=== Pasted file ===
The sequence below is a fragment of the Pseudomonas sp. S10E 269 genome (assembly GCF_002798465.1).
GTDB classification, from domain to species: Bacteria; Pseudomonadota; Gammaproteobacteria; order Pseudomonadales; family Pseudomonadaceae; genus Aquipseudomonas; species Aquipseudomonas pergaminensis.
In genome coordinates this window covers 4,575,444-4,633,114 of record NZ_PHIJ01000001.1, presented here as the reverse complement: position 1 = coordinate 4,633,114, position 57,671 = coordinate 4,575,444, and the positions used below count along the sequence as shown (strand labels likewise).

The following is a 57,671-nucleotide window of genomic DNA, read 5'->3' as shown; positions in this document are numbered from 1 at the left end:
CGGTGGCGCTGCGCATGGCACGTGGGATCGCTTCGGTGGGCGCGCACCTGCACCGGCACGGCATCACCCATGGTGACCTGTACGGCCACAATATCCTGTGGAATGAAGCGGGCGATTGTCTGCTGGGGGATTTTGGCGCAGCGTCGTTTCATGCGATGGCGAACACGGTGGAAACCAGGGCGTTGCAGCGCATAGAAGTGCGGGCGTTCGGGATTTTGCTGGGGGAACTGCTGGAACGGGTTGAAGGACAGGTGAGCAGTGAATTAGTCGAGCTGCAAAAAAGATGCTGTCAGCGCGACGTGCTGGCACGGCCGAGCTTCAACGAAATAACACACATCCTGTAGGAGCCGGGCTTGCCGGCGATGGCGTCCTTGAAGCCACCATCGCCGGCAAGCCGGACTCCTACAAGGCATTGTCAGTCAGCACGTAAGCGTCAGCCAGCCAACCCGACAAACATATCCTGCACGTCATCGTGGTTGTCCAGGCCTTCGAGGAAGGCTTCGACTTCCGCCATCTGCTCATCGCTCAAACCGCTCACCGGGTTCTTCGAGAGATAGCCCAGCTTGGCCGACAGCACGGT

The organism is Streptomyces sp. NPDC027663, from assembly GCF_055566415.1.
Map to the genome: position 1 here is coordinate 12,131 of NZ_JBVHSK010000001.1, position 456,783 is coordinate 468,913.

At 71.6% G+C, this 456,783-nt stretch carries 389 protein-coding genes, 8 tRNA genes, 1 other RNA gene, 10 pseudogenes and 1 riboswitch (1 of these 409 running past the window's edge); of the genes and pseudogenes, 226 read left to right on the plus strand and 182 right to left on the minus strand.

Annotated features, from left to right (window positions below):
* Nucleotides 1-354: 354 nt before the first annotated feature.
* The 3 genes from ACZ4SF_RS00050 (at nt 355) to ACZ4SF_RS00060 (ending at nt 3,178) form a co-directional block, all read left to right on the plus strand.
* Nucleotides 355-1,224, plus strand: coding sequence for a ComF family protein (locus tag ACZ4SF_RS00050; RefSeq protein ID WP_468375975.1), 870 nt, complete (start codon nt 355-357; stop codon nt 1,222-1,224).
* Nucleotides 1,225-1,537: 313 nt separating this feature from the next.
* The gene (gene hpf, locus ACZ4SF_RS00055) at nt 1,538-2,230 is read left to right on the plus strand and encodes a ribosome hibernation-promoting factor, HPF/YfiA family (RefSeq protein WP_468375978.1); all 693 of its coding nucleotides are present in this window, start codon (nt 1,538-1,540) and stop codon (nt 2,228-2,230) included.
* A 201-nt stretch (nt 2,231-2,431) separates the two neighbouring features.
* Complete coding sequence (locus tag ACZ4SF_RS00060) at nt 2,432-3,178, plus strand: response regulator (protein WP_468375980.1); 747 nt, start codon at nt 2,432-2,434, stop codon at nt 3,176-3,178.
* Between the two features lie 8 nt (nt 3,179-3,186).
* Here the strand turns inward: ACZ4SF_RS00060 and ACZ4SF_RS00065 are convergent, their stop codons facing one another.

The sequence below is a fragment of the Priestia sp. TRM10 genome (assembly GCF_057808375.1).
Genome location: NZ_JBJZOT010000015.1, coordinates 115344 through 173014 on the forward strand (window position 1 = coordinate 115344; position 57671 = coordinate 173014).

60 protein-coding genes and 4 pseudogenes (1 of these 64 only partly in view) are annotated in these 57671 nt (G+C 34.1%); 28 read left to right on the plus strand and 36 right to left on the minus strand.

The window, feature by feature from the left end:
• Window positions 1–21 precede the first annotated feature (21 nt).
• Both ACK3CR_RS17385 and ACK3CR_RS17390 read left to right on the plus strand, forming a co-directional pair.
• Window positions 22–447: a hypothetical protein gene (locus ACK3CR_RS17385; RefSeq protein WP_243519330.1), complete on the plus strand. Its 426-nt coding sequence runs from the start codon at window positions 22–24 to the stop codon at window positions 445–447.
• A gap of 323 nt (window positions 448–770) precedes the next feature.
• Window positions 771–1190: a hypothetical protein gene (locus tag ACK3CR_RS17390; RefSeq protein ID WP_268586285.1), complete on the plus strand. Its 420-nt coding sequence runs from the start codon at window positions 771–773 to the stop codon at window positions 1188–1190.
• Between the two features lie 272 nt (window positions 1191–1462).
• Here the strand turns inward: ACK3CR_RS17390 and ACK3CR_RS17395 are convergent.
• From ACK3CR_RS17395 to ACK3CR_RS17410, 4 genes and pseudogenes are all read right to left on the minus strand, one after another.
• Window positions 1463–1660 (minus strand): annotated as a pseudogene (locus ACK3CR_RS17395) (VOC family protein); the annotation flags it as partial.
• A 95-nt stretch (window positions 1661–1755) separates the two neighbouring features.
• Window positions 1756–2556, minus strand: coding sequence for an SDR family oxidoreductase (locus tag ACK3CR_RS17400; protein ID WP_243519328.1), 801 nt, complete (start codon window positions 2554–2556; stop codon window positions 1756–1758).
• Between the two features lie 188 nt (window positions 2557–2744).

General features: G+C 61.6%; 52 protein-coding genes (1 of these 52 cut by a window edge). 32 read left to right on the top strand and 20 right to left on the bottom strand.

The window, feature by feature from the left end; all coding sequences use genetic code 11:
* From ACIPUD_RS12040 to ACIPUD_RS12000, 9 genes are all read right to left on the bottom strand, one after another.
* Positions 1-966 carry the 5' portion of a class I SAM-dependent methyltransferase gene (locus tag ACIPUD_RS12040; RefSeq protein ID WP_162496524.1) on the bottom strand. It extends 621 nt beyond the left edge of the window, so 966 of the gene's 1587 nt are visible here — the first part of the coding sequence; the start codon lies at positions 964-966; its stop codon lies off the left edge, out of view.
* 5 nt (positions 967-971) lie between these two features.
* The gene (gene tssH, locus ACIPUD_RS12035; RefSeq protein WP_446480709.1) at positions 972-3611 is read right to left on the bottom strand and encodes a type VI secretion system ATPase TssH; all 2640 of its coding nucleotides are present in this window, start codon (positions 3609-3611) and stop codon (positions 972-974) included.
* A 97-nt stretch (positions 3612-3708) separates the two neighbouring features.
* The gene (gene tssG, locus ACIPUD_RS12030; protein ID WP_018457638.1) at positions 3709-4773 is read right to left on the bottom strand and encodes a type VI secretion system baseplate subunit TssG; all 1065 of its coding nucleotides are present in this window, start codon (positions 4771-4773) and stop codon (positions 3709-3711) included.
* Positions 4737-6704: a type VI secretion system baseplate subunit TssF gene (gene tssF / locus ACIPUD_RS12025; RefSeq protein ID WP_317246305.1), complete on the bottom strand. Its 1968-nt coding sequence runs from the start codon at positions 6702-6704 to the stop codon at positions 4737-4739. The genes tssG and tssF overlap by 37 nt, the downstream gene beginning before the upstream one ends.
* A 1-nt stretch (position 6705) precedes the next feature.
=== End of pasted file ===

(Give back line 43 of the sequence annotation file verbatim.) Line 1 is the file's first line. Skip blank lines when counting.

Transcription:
* Positions 4737-6704: a type VI secretion system baseplate subunit TssF gene (gene tssF / locus ACIPUD_RS12025; RefSeq protein ID WP_317246305.1), complete on the bottom strand. Its 1968-nt coding sequence runs from the start codon at positions 6702-6704 to the stop codon at positions 4737-4739. The genes tssG and tssF overlap by 37 nt, the downstream gene beginning before the upstream one ends.